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September 3, 2013

Can Big Data Tech Revive Dead Zones in Lakes?

Isaac Lopez

Can big data revive the dead zone at the south end of Lake George where oxygen levels are too low to support fish and other aerobic life?  The FUND for Lake George, combined with IBM, & The Rensselaer Polytechnic Institute are determined to find out.

In an announcement this summer, the group said that they would be undertaking a three-year, multi-million dollar collaboration aimed at understanding the complexities of the Lake George ecosystem in an effort to protect the lake and the $1 billion dollars of tourism that the lake brings in to New York’s Warren County and surrounding regions.

According to the scientists at Rensselaer who have been studying Lake George for 30 years through their Darrin Fresh Water Institute, the lake is facing a rising glut of environmental stressors. These include rising levels of chlorophyll threatening water clarity, large increases in road salt which are finding their way into the lake as run-off, and a 62% increase in building construction compounding conditions.

With the health of Lake George under threat, the group aims to stock the lake with sensors monitoring a large array of variables from which to gather real time information. This new sensor array will be initiated with 40 sensing platforms monitoring 25 different aspects, including water chemistry, weather, current speeds and directions, and more. The researchers say they will create 3-D circulation models that will allow them to understand how current in the lake distribute nutrients and contaminates across all 32-miles of the lake, and model how contaminates are spread – and what actions should be taken to minimize such contaminations.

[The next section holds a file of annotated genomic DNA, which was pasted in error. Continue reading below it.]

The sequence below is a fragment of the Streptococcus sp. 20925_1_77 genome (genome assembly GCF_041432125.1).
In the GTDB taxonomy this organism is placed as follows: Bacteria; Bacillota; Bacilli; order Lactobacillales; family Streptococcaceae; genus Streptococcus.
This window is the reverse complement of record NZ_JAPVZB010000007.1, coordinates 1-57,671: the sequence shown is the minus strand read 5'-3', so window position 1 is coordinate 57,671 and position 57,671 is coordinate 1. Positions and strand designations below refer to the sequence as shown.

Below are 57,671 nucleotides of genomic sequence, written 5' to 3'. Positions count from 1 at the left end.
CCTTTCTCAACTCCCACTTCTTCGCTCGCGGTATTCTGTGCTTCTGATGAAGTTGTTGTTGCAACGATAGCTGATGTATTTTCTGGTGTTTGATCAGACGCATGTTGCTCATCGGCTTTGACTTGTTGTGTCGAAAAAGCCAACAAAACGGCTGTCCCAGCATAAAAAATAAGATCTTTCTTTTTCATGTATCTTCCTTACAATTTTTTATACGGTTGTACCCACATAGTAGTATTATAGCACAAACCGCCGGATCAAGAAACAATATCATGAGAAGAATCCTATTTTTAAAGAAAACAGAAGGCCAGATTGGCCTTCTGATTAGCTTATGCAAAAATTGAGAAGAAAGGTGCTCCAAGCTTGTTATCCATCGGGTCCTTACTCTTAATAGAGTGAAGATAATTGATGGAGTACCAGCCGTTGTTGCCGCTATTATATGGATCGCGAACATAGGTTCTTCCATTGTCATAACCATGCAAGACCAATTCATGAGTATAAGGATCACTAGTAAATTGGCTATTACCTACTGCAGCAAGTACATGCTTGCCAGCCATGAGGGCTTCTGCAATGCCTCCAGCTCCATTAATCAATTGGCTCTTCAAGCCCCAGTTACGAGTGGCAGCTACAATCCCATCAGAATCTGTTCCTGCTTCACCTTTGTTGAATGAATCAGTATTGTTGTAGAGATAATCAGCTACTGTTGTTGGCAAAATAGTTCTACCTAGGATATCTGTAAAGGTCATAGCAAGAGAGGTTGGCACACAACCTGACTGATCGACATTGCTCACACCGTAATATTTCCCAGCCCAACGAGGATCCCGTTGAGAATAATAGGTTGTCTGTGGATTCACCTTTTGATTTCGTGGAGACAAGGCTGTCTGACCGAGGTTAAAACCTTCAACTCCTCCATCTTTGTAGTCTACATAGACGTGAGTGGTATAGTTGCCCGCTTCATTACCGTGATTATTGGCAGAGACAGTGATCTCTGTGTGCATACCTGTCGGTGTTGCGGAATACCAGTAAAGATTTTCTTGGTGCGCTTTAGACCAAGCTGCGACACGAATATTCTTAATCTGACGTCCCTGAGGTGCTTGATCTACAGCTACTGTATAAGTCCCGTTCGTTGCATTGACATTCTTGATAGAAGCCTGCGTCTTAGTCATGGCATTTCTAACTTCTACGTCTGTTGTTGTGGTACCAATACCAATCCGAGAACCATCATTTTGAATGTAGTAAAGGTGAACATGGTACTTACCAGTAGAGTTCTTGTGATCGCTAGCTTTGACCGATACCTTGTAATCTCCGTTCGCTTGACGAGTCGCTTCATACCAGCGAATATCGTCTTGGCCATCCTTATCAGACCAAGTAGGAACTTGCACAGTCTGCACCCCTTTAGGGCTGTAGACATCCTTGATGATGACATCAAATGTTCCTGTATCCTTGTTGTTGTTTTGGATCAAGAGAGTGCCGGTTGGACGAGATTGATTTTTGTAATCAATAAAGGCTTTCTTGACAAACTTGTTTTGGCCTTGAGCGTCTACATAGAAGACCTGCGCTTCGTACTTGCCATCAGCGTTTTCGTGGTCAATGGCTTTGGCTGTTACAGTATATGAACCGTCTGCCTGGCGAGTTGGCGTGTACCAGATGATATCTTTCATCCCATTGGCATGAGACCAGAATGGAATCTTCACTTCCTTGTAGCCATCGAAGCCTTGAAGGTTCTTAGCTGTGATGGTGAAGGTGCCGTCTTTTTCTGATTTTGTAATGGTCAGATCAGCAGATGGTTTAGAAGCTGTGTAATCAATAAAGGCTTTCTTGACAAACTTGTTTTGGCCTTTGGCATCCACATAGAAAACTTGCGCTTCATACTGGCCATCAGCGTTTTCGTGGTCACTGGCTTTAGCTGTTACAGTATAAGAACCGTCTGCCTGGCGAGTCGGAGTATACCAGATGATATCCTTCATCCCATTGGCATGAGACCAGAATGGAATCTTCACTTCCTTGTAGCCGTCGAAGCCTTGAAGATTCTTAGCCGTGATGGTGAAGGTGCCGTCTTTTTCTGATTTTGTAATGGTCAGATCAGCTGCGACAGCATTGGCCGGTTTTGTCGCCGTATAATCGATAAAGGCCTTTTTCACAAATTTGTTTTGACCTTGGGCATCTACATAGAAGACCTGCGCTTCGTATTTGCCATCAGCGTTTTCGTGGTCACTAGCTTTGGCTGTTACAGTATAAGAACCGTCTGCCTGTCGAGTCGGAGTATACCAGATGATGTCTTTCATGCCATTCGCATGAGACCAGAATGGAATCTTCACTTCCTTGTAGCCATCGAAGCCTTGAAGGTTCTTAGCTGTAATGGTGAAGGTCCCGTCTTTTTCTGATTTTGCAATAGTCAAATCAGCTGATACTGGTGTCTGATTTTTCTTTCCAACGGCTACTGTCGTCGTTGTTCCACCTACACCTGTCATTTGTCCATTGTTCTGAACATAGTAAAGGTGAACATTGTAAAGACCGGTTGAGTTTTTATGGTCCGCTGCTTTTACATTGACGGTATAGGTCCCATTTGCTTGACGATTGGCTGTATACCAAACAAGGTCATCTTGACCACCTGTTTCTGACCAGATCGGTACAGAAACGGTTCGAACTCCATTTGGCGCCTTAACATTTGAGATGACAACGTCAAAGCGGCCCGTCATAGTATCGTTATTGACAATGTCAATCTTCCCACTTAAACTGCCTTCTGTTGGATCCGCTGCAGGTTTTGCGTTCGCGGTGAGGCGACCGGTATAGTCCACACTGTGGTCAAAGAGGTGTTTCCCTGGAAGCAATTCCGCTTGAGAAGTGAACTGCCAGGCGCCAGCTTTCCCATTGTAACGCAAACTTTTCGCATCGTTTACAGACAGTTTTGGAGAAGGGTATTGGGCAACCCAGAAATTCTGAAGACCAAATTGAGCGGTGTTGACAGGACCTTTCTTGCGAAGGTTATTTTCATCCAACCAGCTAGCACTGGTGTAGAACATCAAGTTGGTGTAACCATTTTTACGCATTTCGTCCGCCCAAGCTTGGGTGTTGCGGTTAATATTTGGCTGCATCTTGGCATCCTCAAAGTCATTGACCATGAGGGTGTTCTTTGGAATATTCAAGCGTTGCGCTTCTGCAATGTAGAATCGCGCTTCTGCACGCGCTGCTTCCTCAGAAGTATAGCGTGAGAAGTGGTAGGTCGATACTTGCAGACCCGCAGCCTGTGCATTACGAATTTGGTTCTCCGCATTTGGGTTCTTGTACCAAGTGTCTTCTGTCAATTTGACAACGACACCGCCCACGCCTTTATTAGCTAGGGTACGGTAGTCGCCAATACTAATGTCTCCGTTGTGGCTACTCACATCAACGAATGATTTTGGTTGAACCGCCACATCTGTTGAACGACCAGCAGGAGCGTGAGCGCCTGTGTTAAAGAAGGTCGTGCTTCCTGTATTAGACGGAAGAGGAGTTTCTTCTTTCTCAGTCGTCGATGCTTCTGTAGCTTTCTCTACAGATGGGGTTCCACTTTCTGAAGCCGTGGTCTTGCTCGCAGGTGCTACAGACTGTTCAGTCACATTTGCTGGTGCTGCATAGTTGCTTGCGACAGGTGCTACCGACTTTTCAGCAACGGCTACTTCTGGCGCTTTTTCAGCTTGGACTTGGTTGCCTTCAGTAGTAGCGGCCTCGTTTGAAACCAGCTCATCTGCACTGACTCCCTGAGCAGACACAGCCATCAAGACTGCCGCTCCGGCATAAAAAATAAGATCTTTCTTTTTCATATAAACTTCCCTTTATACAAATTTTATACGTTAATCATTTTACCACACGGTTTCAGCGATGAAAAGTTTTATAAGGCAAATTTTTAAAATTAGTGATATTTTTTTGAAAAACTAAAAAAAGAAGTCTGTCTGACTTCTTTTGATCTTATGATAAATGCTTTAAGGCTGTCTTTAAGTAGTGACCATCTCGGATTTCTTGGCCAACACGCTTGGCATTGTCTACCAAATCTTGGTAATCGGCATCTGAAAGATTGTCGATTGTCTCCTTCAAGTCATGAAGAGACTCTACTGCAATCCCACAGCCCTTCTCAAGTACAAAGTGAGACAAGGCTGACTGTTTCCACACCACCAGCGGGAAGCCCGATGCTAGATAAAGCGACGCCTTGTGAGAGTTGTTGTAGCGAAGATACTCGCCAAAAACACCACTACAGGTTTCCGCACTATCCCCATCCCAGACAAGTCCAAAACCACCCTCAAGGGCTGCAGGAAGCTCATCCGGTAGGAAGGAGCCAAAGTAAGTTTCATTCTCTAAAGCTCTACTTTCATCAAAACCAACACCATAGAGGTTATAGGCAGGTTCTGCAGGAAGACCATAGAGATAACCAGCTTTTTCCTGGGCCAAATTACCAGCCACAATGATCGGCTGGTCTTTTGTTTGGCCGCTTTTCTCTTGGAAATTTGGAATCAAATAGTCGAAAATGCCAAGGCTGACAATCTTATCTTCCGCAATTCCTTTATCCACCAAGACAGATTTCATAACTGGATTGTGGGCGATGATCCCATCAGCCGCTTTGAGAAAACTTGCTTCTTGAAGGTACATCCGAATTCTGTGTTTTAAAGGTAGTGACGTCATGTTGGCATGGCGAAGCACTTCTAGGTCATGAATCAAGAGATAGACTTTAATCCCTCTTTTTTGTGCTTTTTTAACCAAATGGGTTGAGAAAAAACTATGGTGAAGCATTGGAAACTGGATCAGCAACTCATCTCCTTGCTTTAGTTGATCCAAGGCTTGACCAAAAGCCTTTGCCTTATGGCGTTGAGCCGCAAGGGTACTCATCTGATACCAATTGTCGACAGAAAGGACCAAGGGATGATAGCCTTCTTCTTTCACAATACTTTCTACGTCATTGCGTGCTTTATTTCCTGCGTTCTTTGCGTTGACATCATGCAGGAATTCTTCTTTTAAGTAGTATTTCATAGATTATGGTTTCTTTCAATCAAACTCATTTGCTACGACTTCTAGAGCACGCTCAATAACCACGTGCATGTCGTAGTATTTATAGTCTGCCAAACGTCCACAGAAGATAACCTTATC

With the new sensor array in place, the researchers plan to combine it with the 30 years of already collected data to answer key questions, including:

  • What was the pristine state of the lake?
  • What is the impact of salt overloading on the lake?
  • What are the consequences of nutrient loading on algal growth (as measured by chlorophyll levels) in the lake?
  • What remediation strategies for these and other stressors may be effective?

With the data collected from the project, the FUND says they intend to invest in solving the problems that that the science reveals.

“Both process and product of this strategy promise to serve as a model for how sustainability can be effectively pursued,” the FUND wrote in a strategy document. “Actions of the Project will guide investment decisions as they also help build an informed and, indeed, empowered constituency committed to protecting Lake George.”

Indeed, the Lake George effort could serve as a great model for others to follow, with big data technologies proving to be the difference makers. Currently, the EPA reports that ~44% of assesses stream miles, 64% of assessed lake acres, and 30% of assessed bay and estuarine square miles are not clean enough to support such uses as fishing and swimming.

Many environmental onlookers will be eager to see what success the group has in using these technologies for solving the problems of Lake George.

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Dutch Turn to Big Data for Water Management & Flood Control 

Finding Value in Data Through Life Saving Applications